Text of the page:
Technology, communication, and couples’ intimacy: a study of technology use behavior and intimate relationships

UNCG Author/Contributor (non-UNCG co-authors, if there are any, appear on document)
Emily C. Campbell (Creator)
The University of North Carolina at Greensboro (UNCG )
Web Site:
Christine Murray

Abstract: In recent decades, technology development and use have proliferated societies across the world (Cole et al., 2009). Technology is defined as innovative equipment with specific functions that people use to achieve a goal (Parasuraman, 2000). In general, technology advancements have become an integral part of North Americans’ daily routines (Duggan, & Brenner, 2013; Rainie, 2010; Smith, 2012). As a result, technology influences the structure and processes of intimate relationships (Hertlein, 2012; Hertlein & Blumer, 2014). Hertlein and Blumer (2014) developed the Couple and Family Technology framework to explain the impacts of technology on intimate relationships. According to this framework, technology has transformed individuals’ interactions including the initiation, maintenance, and termination processes within romantic relationships. The relationship between technology and intimate relationships, however, is multifaceted. Partners’ uses of technology can impact their relational intimacy, and couples’ pre-existing relationship dynamics can impact how they use technology in their intimate relationships (Campbell & Murray, in press; Hertlein, 2012; Hertlein & Ancheta; Lanigan, 2009; Murray & Campbell, in press). Therefore, couples are confronted with negotiating patterns of technology use in order to become satisfied with ones’ own and ones’ partners’ technology use behaviors. Current literature trends indicate that positive and negative impacts of technology on couples’ intimacy are evident (Hertlein & Ancheta, 2014; Hertlein & Blumer, 2014; Murray & Campbell, in press). To date, however, minimal research has been done to identify the individual and relational characteristics that influence technology use on relational intimacy. Therefore, the purpose of this study was to identify individual and relational background characteristics that impact how partners view and use technology, as well as examine the impact partners’ use has on their relational intimacy. Specifically, this study was used to determine if there are identifiable groups of people based on the following characteristics: Technology readiness (TR), couple communication, and uses of technology that enhance or reduce couples’ intimacy. In addition, the impact of participants’ personal and relational background characteristics (i.e., age, gender, relationship duration, and relationship satisfaction) were examined to inform clinicians about different types of technology engagement that can positively or negatively impact couples’ intimacy. In this study, it was found that four clusters existed based on scores of TR, communication, intimacy-enhancing and intimacy-reducing uses of technology. Each group was provided with an identification descriptive label (i.e., Secure, Pursuer, Dismissive, and Fearful) based on the unique combination of variables of each group. Group differences were most relative to the newly developed variables of couple communication (CC) and technology-mediated intimacy (TMI). The demographic variables of age, relationship duration, and gender also contributed to differences among the clusters. A final finding of this study was that partners’ intimacy-enhancing and intimacy- reducing uses of technology were significant predictors of relationship satisfaction. The clinical implications of these results and directions for future research are discussed.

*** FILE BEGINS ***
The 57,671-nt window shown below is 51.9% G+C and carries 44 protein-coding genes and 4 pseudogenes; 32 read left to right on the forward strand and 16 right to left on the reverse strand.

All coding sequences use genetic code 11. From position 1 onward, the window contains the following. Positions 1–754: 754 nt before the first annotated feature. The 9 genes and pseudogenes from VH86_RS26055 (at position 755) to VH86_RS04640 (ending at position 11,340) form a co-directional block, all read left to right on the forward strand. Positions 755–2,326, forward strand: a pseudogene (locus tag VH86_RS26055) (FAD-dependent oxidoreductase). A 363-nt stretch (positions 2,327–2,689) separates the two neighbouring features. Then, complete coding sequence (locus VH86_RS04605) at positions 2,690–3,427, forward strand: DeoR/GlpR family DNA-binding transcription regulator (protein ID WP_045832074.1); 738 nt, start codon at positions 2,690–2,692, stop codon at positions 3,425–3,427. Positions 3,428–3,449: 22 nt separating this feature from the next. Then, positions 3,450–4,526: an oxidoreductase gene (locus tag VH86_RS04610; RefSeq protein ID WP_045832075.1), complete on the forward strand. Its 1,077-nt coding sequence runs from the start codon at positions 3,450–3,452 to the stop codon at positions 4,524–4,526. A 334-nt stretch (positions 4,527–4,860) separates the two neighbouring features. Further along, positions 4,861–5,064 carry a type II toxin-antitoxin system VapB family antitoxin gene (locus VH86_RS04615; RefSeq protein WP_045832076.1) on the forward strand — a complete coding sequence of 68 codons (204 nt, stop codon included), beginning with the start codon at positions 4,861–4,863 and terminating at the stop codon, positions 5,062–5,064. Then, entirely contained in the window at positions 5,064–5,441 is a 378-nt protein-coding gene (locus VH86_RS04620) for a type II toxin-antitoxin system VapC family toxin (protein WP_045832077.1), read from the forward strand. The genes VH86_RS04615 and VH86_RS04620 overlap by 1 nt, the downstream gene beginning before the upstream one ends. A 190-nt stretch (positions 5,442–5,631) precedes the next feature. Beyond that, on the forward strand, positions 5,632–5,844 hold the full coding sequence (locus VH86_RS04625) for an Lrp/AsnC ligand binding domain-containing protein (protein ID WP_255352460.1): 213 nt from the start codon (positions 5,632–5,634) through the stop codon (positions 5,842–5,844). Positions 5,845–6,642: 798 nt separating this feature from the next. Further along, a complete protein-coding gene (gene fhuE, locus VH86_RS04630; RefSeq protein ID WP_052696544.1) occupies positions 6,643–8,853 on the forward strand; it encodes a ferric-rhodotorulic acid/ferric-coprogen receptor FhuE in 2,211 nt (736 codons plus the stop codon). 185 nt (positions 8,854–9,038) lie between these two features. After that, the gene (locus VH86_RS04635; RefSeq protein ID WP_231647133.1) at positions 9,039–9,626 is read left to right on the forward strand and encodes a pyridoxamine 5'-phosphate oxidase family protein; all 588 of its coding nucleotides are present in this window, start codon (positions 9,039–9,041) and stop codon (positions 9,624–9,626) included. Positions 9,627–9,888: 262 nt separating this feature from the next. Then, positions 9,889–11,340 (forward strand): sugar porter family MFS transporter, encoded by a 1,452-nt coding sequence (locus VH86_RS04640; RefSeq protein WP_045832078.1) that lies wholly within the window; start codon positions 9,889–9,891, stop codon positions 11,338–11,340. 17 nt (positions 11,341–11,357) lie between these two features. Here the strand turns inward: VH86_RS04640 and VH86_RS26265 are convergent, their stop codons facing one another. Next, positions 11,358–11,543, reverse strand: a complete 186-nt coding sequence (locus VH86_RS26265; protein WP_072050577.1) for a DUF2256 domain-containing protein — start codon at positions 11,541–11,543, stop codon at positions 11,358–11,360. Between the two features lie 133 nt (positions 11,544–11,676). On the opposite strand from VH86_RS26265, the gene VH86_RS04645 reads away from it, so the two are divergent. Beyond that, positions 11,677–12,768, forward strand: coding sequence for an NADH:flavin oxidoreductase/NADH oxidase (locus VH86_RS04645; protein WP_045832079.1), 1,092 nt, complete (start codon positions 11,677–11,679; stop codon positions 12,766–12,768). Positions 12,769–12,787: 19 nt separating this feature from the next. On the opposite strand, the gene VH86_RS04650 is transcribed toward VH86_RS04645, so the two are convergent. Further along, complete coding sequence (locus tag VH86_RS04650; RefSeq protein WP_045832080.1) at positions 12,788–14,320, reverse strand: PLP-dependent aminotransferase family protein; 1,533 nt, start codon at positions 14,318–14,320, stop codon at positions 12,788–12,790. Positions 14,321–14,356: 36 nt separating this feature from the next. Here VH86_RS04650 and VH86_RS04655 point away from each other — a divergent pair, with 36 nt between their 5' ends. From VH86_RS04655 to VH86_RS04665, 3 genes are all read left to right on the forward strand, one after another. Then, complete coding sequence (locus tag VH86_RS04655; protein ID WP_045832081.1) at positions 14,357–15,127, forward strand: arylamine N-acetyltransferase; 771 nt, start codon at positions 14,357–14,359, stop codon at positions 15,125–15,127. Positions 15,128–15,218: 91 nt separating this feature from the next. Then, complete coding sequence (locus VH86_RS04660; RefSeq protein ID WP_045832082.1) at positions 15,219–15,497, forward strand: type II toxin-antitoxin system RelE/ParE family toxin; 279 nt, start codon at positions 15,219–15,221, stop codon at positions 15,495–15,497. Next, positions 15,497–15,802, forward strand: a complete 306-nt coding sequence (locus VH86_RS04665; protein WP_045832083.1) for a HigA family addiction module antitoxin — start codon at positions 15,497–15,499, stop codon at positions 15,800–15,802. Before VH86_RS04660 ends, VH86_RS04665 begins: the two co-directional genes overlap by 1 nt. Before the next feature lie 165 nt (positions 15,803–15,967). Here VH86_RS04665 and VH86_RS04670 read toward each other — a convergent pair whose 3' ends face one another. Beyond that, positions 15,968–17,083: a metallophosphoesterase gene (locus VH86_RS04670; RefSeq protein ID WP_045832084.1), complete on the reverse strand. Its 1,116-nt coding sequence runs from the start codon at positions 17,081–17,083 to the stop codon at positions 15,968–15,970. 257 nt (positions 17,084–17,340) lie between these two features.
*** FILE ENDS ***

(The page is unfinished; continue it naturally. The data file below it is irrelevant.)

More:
Additional Information

Language: English
Date: 2015
Communication, Counseling, Couples, Intimacy, Relationship satisfaction, Technology
Technology $x Social aspects
Couples $x Effect of technological innovations on
Couples $x Psychology
Couples therapy
Interpersonal relations
Interpersonal communication
Intimacy (Psychology)

Email this document to